Eight Fairfax County school employes will be fired or allowed to resign as a result of investigations prompted by the arrest of a former school psychologist on child sex abuse charges, School Superintendent Robert R. Spillane said yesterday.

In one case, in which a female teacher was accused of having sexual relations with a male student, Spillane said he would ask the School Board to dismiss the teacher. School officials would not divulge the names of the employes involved in that or any of the other cases, citing the state privacy law.

The actions are the first results of the school system's new policy of more aggressive investigations of complaints against its employes. Spillane's office has taken over investigations of sensitive cases from personnel officials.

Spillane, who took office July 1, announced the policy after the August arrest of former school psychologist Arthur S. Pomerantz, 46, on child sex abuse charges. Pomerantz, a school employe since 1965, was allowed to resign last year while under investigation. The schools have been criticized for not forcing him out sooner, and for agreeing not to mention the investigation in his personnel file.

In an interview with Washington Post editors and reporters, Spillane said all eight cases are less serious than the accusations against Pomerantz. Some, according to school officials, do not involve sexual misconduct.

Spillane said his announcement of a more aggressive policy Sept. 9 "opened a floodgate of other issues," bringing forth numerous tips, some useful and some unfounded. Three, he said, were from Fairfax County police.

"I don't think the cases are increasing," Spillane said. "I suspect that we're finding out more about them and more people are coming out with them."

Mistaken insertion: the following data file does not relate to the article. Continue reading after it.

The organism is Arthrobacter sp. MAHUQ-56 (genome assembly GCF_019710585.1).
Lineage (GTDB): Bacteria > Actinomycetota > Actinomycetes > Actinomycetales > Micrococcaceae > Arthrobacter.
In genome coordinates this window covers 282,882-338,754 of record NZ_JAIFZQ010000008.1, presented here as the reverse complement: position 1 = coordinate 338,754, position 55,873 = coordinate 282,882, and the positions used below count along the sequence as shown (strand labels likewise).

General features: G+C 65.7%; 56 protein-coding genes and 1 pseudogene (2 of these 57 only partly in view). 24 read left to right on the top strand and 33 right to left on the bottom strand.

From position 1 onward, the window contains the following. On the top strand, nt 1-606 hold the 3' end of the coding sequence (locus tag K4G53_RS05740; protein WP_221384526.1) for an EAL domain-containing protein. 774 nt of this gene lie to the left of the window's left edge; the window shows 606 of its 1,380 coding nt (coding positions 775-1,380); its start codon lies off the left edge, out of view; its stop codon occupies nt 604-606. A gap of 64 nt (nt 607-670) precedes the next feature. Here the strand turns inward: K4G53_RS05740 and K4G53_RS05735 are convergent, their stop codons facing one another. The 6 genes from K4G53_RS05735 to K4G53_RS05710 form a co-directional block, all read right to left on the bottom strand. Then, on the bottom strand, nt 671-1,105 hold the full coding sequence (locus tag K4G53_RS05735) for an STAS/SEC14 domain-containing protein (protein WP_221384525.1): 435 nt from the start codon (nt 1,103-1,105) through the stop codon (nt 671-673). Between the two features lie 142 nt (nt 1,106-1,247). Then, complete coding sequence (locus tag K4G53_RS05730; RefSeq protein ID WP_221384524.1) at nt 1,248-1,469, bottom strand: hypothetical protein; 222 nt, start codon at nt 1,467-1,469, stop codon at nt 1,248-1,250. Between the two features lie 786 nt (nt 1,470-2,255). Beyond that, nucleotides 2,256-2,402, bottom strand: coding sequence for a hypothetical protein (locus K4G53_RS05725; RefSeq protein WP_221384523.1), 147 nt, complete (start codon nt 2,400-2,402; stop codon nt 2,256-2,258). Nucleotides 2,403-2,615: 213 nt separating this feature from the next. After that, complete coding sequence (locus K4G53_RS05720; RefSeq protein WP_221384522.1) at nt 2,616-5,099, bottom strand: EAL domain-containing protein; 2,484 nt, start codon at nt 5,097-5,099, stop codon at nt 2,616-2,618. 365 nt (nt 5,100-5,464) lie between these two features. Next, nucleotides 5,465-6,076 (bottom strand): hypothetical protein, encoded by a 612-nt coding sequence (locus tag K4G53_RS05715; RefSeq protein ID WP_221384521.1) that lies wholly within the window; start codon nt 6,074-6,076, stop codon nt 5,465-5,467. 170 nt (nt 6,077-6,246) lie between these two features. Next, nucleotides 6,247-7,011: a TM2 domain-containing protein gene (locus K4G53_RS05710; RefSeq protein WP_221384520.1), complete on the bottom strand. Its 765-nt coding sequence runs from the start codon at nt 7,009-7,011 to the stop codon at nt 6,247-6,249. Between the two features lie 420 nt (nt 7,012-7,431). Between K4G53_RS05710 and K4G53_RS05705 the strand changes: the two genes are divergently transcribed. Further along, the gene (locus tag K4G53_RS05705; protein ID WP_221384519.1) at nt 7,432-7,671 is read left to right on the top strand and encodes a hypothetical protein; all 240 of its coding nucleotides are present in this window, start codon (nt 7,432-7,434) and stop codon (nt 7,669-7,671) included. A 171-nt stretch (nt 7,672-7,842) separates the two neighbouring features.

Spillane said some of the alleged offenders will be allowed to resign, but he will ask the School Board to fire the teacher accused of sexual involvement with a student because "I don't want that person . . . going to some other place in the country."

The school employes who are allowed to resign will have notations in their files that they left while under investigation, he said. But many school systems -- including New York and Boston -- do only a cursory check of dates of employment, he said, and firing someone is the only way to make sure a red flag is raised.

Spillane said two county personnel officials obtained written testimony about the teacher accused of dating a student. "When the person was confronted with it, it was an easy situation," he said.

The teacher probably cannot be arrested because the student was of consenting age, Spillane said. The charge against her before the School Board will be professional misconduct.

Spillane said he will ask the Virginia General Assembly for legislation allowing Fairfax County to use quasi-judicial hearing officers to consider firings of school employes. All such firings must now go before the School Board. Spillane said that sometimes it is easier to let an employe resign quietly than to bring a time-consuming firing case before the busy School Board.

Pomerantz had been scheduled for a preliminary hearing in Juvenile and Domestic Relations Court yesterday, but it was postponed until Oct. 23, according to court officials.

After a preliminary hearing on a sodomy charge against Pomerantz's roommate, Edward C. Buss, 42, Judge Michael J. Valentine ruled that there was enough evidence for the Buss case to go to a Circuit Court grand jury. A grand jury hearing will be held Nov. 18, according to Vincent Picciano, the director of juvenile court services.

Yesterday's preliminary hearing and the grand jury session will be closed to the public because juveniles are involved.